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Today's Stichomancy for Theodore Roosevelt

The first excerpt represents the past or something you must release, and is drawn from Dracula by Bram Stoker:

Mrs. Harker, alone of our party, did not show any signs of emotion. After all, it is not strange that she did not, for we took special care not to let her know anything about it, and we all tried not to show any excitement when we were in her presence. In old days she would, I am sure, have noticed, no matter how we might have tried to conceal it. But in this way she is greatly changed during the past three weeks. The lethargy grows upon her, and though she seems strong and well, and is getting back some of her color, Van Helsing and I are not satisfied. We talk of her often. We have not, however, said a word to the others. It would break poor Harker's heart, certainly his nerve, if he knew that we had even a suspicion on the subject. Van Helsing examines, he tells me,


Dracula
The second excerpt represents the present or the deciding factor of the moment, and is drawn from Oedipus Trilogy by Sophocles:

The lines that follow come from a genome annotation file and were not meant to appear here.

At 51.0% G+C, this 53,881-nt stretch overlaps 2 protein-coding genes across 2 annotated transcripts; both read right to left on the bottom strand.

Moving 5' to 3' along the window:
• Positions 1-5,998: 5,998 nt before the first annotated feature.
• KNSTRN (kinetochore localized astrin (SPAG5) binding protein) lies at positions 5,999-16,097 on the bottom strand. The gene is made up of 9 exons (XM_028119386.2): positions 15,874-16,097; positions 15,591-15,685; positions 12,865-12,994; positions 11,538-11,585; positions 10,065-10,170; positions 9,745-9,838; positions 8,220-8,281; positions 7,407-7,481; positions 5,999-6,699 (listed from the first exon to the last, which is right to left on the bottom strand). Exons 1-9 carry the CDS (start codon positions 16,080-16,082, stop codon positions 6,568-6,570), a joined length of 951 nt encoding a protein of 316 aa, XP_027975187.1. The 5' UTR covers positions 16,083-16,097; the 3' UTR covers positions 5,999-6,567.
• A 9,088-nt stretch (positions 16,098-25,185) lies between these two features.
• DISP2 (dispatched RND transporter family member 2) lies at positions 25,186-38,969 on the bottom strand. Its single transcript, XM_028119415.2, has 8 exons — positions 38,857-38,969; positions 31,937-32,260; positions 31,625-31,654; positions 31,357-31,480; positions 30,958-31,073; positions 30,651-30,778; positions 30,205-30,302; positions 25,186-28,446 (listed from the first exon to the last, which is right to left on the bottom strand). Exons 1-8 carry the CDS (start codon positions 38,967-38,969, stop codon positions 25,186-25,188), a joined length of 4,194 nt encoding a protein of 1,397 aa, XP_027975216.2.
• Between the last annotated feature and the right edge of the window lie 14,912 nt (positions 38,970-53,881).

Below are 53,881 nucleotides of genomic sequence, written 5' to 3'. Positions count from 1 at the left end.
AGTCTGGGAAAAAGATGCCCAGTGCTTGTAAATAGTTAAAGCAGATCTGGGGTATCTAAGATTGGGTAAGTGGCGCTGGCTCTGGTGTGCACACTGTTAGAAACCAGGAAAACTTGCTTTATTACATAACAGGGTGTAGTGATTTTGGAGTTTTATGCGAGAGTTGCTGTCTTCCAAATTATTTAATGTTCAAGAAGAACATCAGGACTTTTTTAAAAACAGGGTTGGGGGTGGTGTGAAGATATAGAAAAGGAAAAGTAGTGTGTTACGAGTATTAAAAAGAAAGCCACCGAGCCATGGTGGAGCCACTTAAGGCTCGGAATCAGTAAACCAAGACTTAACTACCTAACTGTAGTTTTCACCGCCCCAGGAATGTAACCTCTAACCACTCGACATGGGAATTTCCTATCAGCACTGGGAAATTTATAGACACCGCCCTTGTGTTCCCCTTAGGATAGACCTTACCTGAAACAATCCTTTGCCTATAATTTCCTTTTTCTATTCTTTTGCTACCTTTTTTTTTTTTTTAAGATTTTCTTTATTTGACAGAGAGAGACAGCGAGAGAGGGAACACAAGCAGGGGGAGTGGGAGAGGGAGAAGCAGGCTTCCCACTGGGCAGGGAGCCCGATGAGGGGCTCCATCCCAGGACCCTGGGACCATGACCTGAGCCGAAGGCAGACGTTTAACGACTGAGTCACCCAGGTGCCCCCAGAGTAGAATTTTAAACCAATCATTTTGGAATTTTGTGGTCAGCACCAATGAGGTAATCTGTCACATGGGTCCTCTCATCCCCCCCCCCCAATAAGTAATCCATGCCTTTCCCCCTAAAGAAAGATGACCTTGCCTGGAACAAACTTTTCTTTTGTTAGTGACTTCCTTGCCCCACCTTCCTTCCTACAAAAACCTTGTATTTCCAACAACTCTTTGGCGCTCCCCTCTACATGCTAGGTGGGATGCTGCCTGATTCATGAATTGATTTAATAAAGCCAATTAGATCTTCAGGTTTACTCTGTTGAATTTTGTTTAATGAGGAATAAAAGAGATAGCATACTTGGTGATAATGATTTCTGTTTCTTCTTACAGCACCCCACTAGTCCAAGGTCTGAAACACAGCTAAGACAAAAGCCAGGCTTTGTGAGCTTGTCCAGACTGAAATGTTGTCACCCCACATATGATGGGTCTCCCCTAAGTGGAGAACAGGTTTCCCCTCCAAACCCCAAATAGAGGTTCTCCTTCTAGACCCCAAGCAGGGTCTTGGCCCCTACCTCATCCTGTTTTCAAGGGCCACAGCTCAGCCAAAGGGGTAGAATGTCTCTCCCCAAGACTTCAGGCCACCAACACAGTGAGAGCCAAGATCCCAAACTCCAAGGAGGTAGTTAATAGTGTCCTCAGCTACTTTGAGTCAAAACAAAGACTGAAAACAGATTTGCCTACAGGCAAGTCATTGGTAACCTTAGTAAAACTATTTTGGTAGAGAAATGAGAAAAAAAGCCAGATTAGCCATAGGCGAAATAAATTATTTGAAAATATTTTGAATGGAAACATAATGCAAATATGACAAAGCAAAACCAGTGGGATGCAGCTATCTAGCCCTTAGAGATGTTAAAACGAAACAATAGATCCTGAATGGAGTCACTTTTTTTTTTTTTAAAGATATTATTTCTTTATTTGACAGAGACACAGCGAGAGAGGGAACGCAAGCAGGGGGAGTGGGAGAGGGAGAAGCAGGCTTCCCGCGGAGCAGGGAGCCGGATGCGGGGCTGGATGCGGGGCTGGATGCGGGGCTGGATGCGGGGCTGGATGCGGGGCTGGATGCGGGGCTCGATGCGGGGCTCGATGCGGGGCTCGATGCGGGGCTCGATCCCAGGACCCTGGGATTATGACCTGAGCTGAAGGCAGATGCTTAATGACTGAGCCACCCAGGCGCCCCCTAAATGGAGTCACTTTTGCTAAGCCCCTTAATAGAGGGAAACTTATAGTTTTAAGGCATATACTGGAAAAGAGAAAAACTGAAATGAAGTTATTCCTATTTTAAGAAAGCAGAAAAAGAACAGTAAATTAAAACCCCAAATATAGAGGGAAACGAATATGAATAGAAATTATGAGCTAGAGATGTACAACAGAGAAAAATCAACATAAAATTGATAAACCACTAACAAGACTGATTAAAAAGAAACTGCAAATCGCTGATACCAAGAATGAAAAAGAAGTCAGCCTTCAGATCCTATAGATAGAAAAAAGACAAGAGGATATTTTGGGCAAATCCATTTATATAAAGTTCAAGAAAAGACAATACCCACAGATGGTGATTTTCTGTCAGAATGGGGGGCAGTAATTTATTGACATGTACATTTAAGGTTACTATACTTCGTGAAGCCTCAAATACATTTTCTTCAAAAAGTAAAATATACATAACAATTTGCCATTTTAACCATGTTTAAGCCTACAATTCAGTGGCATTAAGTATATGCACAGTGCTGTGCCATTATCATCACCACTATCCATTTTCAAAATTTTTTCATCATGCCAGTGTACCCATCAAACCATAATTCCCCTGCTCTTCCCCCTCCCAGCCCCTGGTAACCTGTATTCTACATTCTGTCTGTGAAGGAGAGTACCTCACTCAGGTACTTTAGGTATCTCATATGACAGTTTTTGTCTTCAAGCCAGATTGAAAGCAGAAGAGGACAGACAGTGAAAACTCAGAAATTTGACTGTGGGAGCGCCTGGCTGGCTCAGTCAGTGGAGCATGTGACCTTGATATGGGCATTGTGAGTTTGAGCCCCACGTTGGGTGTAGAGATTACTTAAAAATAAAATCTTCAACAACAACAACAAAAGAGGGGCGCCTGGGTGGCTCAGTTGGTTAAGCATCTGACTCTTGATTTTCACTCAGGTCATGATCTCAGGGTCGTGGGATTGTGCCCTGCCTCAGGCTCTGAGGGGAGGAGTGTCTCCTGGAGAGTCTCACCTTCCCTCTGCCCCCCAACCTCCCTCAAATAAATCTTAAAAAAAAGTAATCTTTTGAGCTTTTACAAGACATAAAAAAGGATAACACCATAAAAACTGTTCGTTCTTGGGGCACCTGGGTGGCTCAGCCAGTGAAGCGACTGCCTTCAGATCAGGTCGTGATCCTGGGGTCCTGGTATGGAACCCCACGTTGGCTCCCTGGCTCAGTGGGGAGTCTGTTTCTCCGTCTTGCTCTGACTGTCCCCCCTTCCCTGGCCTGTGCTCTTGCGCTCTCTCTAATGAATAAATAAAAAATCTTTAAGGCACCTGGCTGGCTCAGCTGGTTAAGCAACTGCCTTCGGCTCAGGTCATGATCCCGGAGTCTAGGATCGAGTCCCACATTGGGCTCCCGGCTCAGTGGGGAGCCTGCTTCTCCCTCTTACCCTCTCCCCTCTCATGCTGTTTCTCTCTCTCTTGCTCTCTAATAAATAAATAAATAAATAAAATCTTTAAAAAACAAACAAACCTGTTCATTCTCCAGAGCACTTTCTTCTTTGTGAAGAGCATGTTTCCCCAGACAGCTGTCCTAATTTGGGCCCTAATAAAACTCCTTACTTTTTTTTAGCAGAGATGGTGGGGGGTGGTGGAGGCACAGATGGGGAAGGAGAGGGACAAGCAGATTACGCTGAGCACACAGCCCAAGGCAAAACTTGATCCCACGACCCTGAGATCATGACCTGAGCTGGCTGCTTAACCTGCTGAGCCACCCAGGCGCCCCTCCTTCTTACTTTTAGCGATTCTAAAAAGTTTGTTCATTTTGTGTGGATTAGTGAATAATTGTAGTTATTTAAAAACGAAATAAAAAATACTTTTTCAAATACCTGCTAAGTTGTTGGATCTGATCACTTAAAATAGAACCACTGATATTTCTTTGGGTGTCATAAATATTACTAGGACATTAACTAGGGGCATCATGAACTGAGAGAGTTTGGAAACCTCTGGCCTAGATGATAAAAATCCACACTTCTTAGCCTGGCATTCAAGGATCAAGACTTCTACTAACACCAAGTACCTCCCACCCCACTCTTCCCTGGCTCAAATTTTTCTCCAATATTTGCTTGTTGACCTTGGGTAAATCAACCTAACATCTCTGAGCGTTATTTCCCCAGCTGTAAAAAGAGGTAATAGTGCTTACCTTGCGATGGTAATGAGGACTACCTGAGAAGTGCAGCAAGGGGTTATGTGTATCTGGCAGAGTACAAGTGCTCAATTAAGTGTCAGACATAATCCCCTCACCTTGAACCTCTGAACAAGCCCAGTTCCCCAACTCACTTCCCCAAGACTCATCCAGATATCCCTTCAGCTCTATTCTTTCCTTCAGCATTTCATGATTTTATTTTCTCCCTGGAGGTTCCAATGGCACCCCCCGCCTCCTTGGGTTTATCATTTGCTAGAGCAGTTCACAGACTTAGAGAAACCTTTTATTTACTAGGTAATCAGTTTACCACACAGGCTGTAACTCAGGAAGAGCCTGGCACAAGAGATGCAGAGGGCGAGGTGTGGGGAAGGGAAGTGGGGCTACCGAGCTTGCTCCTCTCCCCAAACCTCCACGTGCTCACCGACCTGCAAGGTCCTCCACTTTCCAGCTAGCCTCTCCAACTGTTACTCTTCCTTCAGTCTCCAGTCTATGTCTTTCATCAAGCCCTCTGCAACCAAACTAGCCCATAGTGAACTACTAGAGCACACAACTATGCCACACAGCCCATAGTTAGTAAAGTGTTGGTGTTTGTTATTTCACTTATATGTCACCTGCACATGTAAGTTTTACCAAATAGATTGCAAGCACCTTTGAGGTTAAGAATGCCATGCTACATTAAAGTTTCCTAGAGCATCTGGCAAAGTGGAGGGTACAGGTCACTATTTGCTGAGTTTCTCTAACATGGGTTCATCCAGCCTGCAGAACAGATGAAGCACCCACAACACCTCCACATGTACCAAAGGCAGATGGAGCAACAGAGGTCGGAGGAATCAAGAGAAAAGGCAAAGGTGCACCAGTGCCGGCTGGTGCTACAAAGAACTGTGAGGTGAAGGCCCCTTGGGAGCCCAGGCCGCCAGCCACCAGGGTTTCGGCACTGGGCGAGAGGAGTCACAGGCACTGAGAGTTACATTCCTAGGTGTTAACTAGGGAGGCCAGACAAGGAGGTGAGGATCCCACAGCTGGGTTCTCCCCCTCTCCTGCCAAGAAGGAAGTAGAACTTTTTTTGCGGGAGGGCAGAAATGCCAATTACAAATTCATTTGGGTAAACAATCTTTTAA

(To BYSTANDERS) But shame upon you! if ye feel no sense Of human decencies, at least revere The Sun whose light beholds and nurtures all. Leave not thus nakedly for all to gaze at A horror neither earth nor rain from heaven Nor light will suffer. Lead him straight within, For it is seemly that a kinsman's woes Be heard by kin and seen by kin alone.

OEDIPUS O listen, since thy presence comes to me


Oedipus Trilogy
The third excerpt represents the future or something you must embrace, and is drawn from The Call of the Wild by Jack London:

The pound and a half of sun-dried salmon, which was his ration for each day, seemed to go nowhere. He never had enough, and suffered from perpetual hunger pangs. Yet the other dogs, because they weighed less and were born to the life, received a pound only of the fish and managed to keep in good condition.

He swiftly lost the fastidiousness which had characterized his old life. A dainty eater, he found that his mates, finishing first, robbed him of his unfinished ration. There was no defending it. While he was fighting off two or three, it was disappearing down the throats of the others. To remedy this, he ate as fast as they; and, so greatly did hunger compel him, he was not above